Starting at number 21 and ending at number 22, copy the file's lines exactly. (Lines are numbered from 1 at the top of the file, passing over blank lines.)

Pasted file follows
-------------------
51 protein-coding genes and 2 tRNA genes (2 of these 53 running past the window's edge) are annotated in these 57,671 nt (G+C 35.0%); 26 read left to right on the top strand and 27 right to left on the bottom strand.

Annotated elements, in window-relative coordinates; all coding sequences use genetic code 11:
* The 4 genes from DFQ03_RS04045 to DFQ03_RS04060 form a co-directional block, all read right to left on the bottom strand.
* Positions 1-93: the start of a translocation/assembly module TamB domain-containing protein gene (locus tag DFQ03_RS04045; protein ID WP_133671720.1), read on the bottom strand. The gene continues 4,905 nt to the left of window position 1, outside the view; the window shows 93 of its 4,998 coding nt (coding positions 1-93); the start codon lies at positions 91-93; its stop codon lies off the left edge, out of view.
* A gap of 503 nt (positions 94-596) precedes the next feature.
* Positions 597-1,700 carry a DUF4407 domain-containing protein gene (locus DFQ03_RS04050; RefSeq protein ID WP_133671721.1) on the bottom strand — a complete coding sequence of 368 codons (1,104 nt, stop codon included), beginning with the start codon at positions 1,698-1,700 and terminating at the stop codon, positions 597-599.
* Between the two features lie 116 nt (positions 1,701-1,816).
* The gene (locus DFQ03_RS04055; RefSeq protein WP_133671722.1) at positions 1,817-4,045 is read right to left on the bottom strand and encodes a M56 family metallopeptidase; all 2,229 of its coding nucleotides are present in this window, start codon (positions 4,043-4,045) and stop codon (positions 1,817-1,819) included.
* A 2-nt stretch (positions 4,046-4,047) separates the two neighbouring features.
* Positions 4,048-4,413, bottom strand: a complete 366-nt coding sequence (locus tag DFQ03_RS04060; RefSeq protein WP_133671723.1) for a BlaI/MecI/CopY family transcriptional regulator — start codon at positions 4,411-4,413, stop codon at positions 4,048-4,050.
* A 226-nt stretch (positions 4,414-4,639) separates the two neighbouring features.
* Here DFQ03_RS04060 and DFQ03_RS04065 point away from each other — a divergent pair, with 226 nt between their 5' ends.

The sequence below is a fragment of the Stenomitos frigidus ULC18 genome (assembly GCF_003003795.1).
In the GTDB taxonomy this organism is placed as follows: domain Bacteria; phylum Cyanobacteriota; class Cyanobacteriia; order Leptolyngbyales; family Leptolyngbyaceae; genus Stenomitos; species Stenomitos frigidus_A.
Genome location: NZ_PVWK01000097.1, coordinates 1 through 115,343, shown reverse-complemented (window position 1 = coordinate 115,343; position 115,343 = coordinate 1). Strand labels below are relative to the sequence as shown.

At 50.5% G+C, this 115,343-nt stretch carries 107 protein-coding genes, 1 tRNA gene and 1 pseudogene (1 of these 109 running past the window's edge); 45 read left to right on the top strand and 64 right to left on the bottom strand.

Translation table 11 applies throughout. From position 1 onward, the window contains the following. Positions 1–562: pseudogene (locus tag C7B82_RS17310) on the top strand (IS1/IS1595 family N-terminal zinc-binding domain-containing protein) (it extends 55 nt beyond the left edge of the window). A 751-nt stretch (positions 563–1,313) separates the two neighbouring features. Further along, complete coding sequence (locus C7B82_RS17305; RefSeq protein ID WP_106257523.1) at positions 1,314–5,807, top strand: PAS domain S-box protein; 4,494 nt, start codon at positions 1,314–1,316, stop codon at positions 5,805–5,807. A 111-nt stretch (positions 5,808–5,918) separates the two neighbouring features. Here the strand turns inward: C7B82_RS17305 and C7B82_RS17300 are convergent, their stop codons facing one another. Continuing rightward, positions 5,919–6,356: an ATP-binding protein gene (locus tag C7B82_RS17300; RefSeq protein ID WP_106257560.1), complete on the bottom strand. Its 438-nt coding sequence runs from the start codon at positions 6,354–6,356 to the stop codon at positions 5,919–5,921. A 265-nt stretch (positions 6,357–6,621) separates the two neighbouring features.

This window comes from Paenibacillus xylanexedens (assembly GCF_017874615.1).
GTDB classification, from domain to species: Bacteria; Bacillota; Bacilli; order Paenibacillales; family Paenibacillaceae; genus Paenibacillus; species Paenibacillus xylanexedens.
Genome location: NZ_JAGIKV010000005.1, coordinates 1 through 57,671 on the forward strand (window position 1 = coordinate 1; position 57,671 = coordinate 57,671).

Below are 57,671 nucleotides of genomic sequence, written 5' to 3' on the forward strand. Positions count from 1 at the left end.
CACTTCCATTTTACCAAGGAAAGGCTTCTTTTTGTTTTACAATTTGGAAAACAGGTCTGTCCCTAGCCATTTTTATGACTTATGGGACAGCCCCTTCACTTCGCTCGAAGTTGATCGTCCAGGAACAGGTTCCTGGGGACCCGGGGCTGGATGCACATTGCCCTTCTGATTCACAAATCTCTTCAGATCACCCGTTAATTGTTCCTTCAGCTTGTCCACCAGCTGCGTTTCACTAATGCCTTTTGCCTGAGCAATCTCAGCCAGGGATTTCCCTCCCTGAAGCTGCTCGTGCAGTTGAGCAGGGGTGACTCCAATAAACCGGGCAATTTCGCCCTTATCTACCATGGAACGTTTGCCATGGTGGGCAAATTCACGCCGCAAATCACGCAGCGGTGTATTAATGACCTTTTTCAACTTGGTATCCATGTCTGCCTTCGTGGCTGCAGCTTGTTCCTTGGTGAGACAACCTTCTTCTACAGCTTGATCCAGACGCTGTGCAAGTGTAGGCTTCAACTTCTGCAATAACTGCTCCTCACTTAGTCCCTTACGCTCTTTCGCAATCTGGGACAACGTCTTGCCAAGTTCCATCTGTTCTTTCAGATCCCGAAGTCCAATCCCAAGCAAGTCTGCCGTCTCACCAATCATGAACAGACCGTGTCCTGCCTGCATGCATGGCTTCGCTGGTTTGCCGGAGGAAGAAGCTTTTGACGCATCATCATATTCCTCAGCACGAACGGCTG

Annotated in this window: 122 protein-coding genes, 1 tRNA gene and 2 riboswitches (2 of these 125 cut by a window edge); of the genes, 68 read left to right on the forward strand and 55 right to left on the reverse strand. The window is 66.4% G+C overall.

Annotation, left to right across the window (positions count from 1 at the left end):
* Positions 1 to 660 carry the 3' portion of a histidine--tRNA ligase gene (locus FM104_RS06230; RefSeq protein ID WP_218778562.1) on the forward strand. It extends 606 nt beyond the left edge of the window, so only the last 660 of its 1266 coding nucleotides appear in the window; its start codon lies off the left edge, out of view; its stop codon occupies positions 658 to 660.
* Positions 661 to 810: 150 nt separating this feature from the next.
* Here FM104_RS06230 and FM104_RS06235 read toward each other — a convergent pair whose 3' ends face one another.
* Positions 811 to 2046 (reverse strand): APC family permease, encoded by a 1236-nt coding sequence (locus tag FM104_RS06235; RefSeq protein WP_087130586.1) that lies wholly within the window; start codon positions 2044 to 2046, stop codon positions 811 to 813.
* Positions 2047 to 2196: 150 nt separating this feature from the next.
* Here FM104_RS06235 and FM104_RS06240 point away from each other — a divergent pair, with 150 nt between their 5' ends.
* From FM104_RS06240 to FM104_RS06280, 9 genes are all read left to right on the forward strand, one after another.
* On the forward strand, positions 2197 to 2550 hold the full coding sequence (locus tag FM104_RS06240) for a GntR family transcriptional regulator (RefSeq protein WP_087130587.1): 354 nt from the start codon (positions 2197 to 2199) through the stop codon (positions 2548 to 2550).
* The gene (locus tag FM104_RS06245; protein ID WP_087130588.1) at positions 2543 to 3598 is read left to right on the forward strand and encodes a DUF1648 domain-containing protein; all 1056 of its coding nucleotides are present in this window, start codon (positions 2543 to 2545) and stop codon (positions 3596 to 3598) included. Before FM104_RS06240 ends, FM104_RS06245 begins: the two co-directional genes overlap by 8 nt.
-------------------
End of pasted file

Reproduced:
Below are 57,671 nucleotides of genomic sequence, written 5' to 3' on the forward strand. Positions count from 1 at the left end.
CACTTCCATTTTACCAAGGAAAGGCTTCTTTTTGTTTTACAATTTGGAAAACAGGTCTGTCCCTAGCCATTTTTATGACTTATGGGACAGCCCCTTCACTTCGCTCGAAGTTGATCGTCCAGGAACAGGTTCCTGGGGACCCGGGGCTGGATGCACATTGCCCTTCTGATTCACAAATCTCTTCAGATCACCCGTTAATTGTTCCTTCAGCTTGTCCACCAGCTGCGTTTCACTAATGCCTTTTGCCTGAGCAATCTCAGCCAGGGATTTCCCTCCCTGAAGCTGCTCGTGCAGTTGAGCAGGGGTGACTCCAATAAACCGGGCAATTTCGCCCTTATCTACCATGGAACGTTTGCCATGGTGGGCAAATTCACGCCGCAAATCACGCAGCGGTGTATTAATGACCTTTTTCAACTTGGTATCCATGTCTGCCTTCGTGGCTGCAGCTTGTTCCTTGGTGAGACAACCTTCTTCTACAGCTTGATCCAGACGCTGTGCAAGTGTAGGCTTCAACTTCTGCAATAACTGCTCCTCACTTAGTCCCTTACGCTCTTTCGCAATCTGGGACAACGTCTTGCCAAGTTCCATCTGTTCTTTCAGATCCCGAAGTCCAATCCCAAGCAAGTCTGCCGTCTCACCAATCATGAACAGACCGTGTCCTGCCTGCATGCATGGCTTCGCTGGTTTGCCGGAGGAAGAAGCTTTTGACGCATCATCATATTCCTCAGCACGAACGGCTG